# Groups of Symmetries of the Two Classes of Synthetases in the Four-Dimensional Hypercubes of the Extended Code Type II

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## Abstract

**:**

## 1. Introduction

#### 1.1. Basic Mathematics of the SGC

#### 1.2. Arithmetization of the Genetic Code

**Mutations in the triplets of the genetic code:**A mutation in a triplet $\mathrm{XYZ}$ is the substitution of any of its components by a nucleotide. For example, GUC→GAC, where U is replaced by A, Obviously, a mutation in a triplet may produce a change in the amino acid it encodes. In our example, valine, which is encoded by GUC, is converted into aspartic acid, encoded by GAC. Algebraically, a mutation in a triplet is performed by the addition of triplets to the canonical basis. In our example, the mutation GUC→GAC is obtained by the addition of the triplet CGC = CAC + CUC.

**Classification of the nucleotides**

**Transitions and transversion**: A mutation is called a transition if it does not change the chemical type, and it is called a transversion if the chemical type is changed. It is easy to notice that transitions are produced by the addition of pyrimidines and transversions by the addition of purines.

**The primaeval genetic code**. It is assumed that there was, in the RNA world, a primitive, or primaeval, genetic code of only sixteen triplets and eight amino acids: the set $\mathrm{RNY}=\left\{\left(\mathrm{X},\mathrm{Y},\mathrm{Z}\right)\right\},$ where $\mathrm{X}$ is a purine, $\mathrm{Y}$ is any of them, and $\mathrm{Z}$ is a pyrimidine. It is a 4-dimensional hypercube, a translation of the 4-dimensional subspace $\mathrm{YNY},$ derived from $\mathrm{RNY}$ the transversion in the first nucleotide. By transversions in the first or third component, the hypercubes $\mathrm{YNY},\mathrm{Y}\mathrm{N}\mathrm{R}$ and $\mathrm{RNR}$ are derived from the primaeval $\mathrm{RNY}.$ These four sets are pairwise disjoint, and they cover the whole set. $\mathrm{NNN}.$ Hence, the set of sets ${\left\{-1,1\right\}}^{4}$ is a partition of $\mathrm{NNN}.$ The hypercube $\mathrm{YNY}$ determines, with the addition ${\oplus}_{2},$ a subgroup of the additive group $\left(\mathrm{NNN},{\oplus}_{2}\right)$, the other $\mathrm{RNY},\mathrm{Y}\mathrm{N}\mathrm{R}$ and $\mathrm{RNR}$ its cosets. With the addition and the product of scalars by vectors, $\mathrm{YNY}$ a 4-dimensional vector subspace $\mathrm{RNY},\mathrm{Y}\mathrm{N}\mathrm{R}$ is determined, as $\mathrm{RNR}$ are its affine subspaces, that is, translations of it, namely:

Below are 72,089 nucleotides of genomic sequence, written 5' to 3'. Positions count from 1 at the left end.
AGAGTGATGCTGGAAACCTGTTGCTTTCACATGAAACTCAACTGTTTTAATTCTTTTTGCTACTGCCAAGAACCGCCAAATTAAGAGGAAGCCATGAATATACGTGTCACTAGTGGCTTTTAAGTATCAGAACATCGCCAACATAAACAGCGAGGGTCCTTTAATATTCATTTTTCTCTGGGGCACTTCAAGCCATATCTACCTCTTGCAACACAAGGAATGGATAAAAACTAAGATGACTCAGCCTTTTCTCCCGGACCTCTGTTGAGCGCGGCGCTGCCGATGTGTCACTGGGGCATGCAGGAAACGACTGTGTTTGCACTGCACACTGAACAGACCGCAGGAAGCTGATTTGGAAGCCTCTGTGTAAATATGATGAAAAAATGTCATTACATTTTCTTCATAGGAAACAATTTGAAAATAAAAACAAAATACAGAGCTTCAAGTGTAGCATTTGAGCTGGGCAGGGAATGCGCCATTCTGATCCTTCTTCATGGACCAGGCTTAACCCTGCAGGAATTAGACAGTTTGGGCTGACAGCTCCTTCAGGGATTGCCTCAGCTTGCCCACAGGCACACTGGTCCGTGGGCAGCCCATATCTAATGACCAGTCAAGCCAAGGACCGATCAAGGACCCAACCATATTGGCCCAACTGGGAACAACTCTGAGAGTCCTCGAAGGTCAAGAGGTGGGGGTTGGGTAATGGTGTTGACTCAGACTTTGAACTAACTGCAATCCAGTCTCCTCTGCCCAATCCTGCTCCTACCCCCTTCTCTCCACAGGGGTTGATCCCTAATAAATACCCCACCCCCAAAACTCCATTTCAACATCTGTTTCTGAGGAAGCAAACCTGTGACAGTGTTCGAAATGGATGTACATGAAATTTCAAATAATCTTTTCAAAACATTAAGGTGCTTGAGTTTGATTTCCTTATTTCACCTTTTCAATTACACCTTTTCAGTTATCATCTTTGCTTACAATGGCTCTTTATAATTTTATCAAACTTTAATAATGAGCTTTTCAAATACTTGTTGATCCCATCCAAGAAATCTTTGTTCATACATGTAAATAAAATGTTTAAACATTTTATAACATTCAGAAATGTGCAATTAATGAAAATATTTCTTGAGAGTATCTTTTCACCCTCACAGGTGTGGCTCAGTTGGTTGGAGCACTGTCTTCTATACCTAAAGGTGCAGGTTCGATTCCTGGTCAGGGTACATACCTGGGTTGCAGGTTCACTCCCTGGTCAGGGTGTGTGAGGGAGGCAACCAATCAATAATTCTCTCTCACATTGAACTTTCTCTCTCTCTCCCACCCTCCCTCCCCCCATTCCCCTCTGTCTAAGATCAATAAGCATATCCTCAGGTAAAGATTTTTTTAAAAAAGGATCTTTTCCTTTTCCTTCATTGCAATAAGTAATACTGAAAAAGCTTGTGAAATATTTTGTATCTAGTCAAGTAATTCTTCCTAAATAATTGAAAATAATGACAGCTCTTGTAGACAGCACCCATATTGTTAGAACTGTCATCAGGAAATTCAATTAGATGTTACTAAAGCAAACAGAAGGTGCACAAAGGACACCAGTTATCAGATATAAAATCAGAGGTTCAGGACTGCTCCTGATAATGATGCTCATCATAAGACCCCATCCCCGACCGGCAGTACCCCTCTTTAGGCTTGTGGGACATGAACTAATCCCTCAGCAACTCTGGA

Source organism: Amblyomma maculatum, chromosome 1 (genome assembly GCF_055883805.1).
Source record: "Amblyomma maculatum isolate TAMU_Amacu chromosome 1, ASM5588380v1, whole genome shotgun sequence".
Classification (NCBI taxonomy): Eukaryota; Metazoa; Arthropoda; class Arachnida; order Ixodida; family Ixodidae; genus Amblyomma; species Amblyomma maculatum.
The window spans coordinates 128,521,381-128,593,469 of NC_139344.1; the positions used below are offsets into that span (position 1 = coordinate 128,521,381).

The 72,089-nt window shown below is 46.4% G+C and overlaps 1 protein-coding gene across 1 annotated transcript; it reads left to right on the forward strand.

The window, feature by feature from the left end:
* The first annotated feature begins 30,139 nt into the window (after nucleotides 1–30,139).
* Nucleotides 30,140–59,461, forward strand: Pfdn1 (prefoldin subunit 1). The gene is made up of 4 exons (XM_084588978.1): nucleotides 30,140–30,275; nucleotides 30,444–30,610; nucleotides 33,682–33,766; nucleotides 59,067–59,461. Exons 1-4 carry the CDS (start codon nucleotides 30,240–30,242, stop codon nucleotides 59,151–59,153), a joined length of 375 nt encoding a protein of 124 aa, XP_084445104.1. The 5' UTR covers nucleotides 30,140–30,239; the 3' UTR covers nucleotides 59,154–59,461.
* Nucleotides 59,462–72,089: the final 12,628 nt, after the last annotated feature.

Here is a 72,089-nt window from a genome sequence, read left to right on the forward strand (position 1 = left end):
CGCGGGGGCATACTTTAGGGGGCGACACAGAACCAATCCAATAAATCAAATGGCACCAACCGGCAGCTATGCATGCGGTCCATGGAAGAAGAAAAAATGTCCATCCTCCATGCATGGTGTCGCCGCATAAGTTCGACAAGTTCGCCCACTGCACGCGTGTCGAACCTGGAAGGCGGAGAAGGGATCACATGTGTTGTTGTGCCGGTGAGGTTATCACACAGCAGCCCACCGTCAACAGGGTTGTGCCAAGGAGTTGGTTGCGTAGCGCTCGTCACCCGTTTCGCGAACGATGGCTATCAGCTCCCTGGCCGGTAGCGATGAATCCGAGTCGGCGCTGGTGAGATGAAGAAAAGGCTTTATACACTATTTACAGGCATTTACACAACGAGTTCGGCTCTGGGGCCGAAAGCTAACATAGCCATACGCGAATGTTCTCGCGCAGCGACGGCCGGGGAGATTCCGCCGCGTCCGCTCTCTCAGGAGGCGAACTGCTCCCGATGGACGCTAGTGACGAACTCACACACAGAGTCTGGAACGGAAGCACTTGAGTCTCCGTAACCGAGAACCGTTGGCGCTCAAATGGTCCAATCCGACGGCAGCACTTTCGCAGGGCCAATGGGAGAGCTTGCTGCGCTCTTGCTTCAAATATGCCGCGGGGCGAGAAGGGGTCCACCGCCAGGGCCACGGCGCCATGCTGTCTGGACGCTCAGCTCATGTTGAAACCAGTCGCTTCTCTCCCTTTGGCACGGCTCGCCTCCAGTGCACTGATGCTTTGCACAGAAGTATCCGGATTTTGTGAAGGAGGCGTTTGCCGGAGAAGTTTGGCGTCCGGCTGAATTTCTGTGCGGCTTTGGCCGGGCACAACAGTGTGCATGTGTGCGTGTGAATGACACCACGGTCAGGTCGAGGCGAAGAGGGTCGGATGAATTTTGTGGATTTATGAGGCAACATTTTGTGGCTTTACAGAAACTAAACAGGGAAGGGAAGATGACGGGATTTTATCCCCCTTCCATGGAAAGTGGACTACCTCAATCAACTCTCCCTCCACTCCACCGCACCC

#### 1.3. The Classes of Synthetases

## 2. Results

#### 2.1. Group of Symmetries of the Classes of Synthetases in the Hypercube $\mathrm{RNY}$

_{1}= (1,−1,−1,−1), v

_{2}= (1,−1,−1,1), v

_{3}= (1,1,−1,1), v

_{4}= (1,1,−1,1), black colored.

_{1}= (u

_{1},u

_{2},u

_{3},u

_{4},u

_{5},u

_{6},u

_{7},u

_{8},u

_{9},u

_{10},u

_{11},u

_{12}) where

_{1}= (−1,−1,−1,−1), u

_{2}= (−1,−1,−1,1), u

_{3}= (−1,1,−1,1), u

_{4}= (−1,1,−1,−1)

_{5}= (−1,−1,−1,−1), u

_{6}= (−1,−1,1,1), u

_{7}= (−1,1,1,1), u

_{8}= (−1,1,1,−1)

_{9}= (1,−1,1,−1), u

_{10}= (1,−1,1,1), u

_{11}= (1,1,1,1), u

_{12}= (1,1,1,−1)

**Theorem**

**1.**

**Proof.**

#### 2.2. Group of Symmetries of the Classes of Synthetases in the Hypercube $\mathrm{YNY}$

#### 2.3. Group of Symmetries of the Synthetases in the Hypercube $\mathrm{YNR}$

#### 2.4. Group of Symmetries of the Synthetases in the Hypercube $\mathrm{RNR}$

#### 2.5. Conclusions

## 3. The Genetic Code in 5 and 6 Dimensions

#### 3.1. The Genetic 5-Dimensional Hypercube

#### 3.2. The Hypercube of Dimension 6 $\mathrm{NNN}$

## 4. Discussion

## Author Contributions

## Funding

## Institutional Review Board Statement

## Informed Consent Statement

## Data Availability Statement

## Conflicts of Interest

## Appendix A

## Appendix B

## Appendix C

## Appendix D

## Appendix E